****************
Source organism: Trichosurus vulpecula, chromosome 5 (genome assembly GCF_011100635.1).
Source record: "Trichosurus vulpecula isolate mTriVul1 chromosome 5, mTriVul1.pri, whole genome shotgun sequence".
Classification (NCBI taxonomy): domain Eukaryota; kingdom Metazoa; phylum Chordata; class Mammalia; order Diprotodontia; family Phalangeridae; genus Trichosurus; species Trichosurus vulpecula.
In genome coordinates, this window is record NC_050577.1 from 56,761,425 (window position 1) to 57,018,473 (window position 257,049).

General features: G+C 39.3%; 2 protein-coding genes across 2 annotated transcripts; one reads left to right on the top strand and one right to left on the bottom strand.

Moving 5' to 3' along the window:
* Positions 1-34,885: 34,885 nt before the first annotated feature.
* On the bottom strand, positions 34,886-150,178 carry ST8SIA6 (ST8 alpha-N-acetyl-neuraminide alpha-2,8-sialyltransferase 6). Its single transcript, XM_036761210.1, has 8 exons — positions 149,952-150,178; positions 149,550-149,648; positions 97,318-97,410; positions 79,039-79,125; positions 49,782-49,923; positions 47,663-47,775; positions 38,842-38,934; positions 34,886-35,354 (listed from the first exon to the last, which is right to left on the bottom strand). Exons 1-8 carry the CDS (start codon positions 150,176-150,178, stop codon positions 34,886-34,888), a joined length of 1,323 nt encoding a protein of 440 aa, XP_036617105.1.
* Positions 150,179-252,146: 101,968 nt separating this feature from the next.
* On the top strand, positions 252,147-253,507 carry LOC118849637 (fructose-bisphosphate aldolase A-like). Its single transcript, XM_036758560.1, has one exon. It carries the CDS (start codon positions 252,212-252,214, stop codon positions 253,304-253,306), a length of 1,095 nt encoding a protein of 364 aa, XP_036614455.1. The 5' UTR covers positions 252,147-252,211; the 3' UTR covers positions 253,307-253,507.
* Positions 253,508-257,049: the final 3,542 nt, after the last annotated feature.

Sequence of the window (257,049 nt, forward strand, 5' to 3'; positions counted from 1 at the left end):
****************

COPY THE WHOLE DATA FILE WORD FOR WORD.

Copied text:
Source organism: Trichosurus vulpecula, chromosome 5 (genome assembly GCF_011100635.1).
Source record: "Trichosurus vulpecula isolate mTriVul1 chromosome 5, mTriVul1.pri, whole genome shotgun sequence".
Classification (NCBI taxonomy): domain Eukaryota; kingdom Metazoa; phylum Chordata; class Mammalia; order Diprotodontia; family Phalangeridae; genus Trichosurus; species Trichosurus vulpecula.
In genome coordinates, this window is record NC_050577.1 from 56,761,425 (window position 1) to 57,018,473 (window position 257,049).

General features: G+C 39.3%; 2 protein-coding genes across 2 annotated transcripts; one reads left to right on the top strand and one right to left on the bottom strand.

Moving 5' to 3' along the window:
* Positions 1-34,885: 34,885 nt before the first annotated feature.
* On the bottom strand, positions 34,886-150,178 carry ST8SIA6 (ST8 alpha-N-acetyl-neuraminide alpha-2,8-sialyltransferase 6). Its single transcript, XM_036761210.1, has 8 exons — positions 149,952-150,178; positions 149,550-149,648; positions 97,318-97,410; positions 79,039-79,125; positions 49,782-49,923; positions 47,663-47,775; positions 38,842-38,934; positions 34,886-35,354 (listed from the first exon to the last, which is right to left on the bottom strand). Exons 1-8 carry the CDS (start codon positions 150,176-150,178, stop codon positions 34,886-34,888), a joined length of 1,323 nt encoding a protein of 440 aa, XP_036617105.1.
* Positions 150,179-252,146: 101,968 nt separating this feature from the next.
* On the top strand, positions 252,147-253,507 carry LOC118849637 (fructose-bisphosphate aldolase A-like). Its single transcript, XM_036758560.1, has one exon. It carries the CDS (start codon positions 252,212-252,214, stop codon positions 253,304-253,306), a length of 1,095 nt encoding a protein of 364 aa, XP_036614455.1. The 5' UTR covers positions 252,147-252,211; the 3' UTR covers positions 253,307-253,507.
* Positions 253,508-257,049: the final 3,542 nt, after the last annotated feature.

Sequence of the window (257,049 nt, forward strand, 5' to 3'; positions counted from 1 at the left end):